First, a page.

It is almost the end of the day. So I want to say to my office mate that I will be leaving soon. Is it natural to say:


or :


  • 3
    You should never have to say this because if you're a good Japanese employee, you'll be the last one at the office every night. :D
    – istrasci
    Jan 17 '18 at 22:44
  • 2
    Both of your sentences mean "they would have left now".
    – user4092
    Jan 18 '18 at 1:47
  • 3
    – mackygoo
    Jan 18 '18 at 7:13

Unfortunately neither of your examples are very natural.

There are already a couple fixed expressions. 帰る (go home) or 失礼する (take my leave). You wouldn't use progressive forms for either. While in English you can say 'I'll be going home now', that doesn't work for Japanese. 'I go home now' is more natural.

出発する means to depart for somewhere, usually far off, that is not your home. 出る would indicate that you're going out, but you might be back.

「(もう)そろそろ失礼します」 or 「(もう)そろそろ帰ります」 would be appropriate.

  • 4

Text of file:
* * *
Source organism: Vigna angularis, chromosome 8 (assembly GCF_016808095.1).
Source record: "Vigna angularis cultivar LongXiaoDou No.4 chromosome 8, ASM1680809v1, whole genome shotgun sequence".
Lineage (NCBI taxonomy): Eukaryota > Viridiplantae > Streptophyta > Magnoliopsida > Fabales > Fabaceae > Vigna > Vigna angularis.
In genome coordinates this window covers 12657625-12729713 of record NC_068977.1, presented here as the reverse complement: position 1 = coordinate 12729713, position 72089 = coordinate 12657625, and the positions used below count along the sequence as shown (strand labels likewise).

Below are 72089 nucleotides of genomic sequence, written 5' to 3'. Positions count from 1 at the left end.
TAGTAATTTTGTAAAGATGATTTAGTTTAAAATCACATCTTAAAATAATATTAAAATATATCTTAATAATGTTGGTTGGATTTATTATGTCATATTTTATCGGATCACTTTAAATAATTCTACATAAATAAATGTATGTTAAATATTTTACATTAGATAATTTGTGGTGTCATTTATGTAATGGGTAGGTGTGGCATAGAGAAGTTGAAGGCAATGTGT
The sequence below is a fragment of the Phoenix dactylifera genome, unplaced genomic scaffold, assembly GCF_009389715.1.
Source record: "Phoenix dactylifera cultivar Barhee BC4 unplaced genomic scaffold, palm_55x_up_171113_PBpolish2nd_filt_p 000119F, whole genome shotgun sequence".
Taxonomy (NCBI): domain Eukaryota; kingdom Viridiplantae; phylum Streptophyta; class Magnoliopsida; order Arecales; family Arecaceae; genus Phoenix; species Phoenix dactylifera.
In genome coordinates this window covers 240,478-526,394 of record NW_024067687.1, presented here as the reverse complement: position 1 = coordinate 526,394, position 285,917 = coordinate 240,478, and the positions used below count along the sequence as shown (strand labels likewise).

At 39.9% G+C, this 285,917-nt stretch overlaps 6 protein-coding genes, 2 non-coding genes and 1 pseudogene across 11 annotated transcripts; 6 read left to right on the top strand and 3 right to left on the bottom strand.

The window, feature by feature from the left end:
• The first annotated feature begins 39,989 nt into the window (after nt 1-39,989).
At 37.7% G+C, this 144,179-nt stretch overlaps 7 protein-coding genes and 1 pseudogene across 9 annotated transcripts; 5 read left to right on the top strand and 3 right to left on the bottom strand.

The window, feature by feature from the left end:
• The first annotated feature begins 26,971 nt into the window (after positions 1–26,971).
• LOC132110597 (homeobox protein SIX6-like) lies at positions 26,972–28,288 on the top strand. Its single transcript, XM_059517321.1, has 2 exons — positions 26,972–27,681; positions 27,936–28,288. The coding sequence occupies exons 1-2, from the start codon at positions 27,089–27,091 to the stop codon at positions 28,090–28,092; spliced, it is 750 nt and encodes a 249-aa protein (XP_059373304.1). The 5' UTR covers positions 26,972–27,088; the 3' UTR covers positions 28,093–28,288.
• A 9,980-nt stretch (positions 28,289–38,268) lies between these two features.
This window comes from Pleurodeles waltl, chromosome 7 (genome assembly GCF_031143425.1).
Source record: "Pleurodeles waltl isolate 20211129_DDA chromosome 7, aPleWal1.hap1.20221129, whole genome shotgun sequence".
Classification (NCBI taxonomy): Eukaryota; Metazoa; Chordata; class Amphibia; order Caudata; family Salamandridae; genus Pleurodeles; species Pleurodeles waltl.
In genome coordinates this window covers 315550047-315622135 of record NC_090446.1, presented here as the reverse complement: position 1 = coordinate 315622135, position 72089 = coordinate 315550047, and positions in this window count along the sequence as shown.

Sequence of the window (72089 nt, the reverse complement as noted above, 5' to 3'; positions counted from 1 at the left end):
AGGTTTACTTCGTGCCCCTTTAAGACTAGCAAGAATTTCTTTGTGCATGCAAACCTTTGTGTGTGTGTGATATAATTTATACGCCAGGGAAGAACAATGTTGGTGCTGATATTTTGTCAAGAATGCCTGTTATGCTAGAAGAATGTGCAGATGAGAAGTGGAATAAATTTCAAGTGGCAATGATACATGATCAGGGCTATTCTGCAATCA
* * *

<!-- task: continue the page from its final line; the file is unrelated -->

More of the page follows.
What about 出かけるところです?
    – ajsmart
    Jan 17 '18 at 22:04
  • 出かける also implies imminent return, i.e. 'Stepping out for a while'. Which would be fine if you were just going to a meeting and coming right back: 出かけてくる
    – BJCUAI
    Jan 17 '18 at 22:51
  • 4
    @ajsmart 出かける is okay for leaving home for school, work, (even) a (long) trip etc. and is also okay to use for leaving the office if you're coming back on the day. If you're stepping out for only a while and coming right back, 「 ちょっと出かけてきます。」とかね。
    – Chocolate
    Jan 18 '18 at 1:02
  • 5
    – Chocolate
    Jan 18 '18 at 1:14
  • 1
    Exactly right. If the listener already knows that you will be leaving and to where you are headed, you can shorten it to a simple そろそろ出発します or すぐ出発します。
    – BJCUAI
    Jan 18 '18 at 14:50

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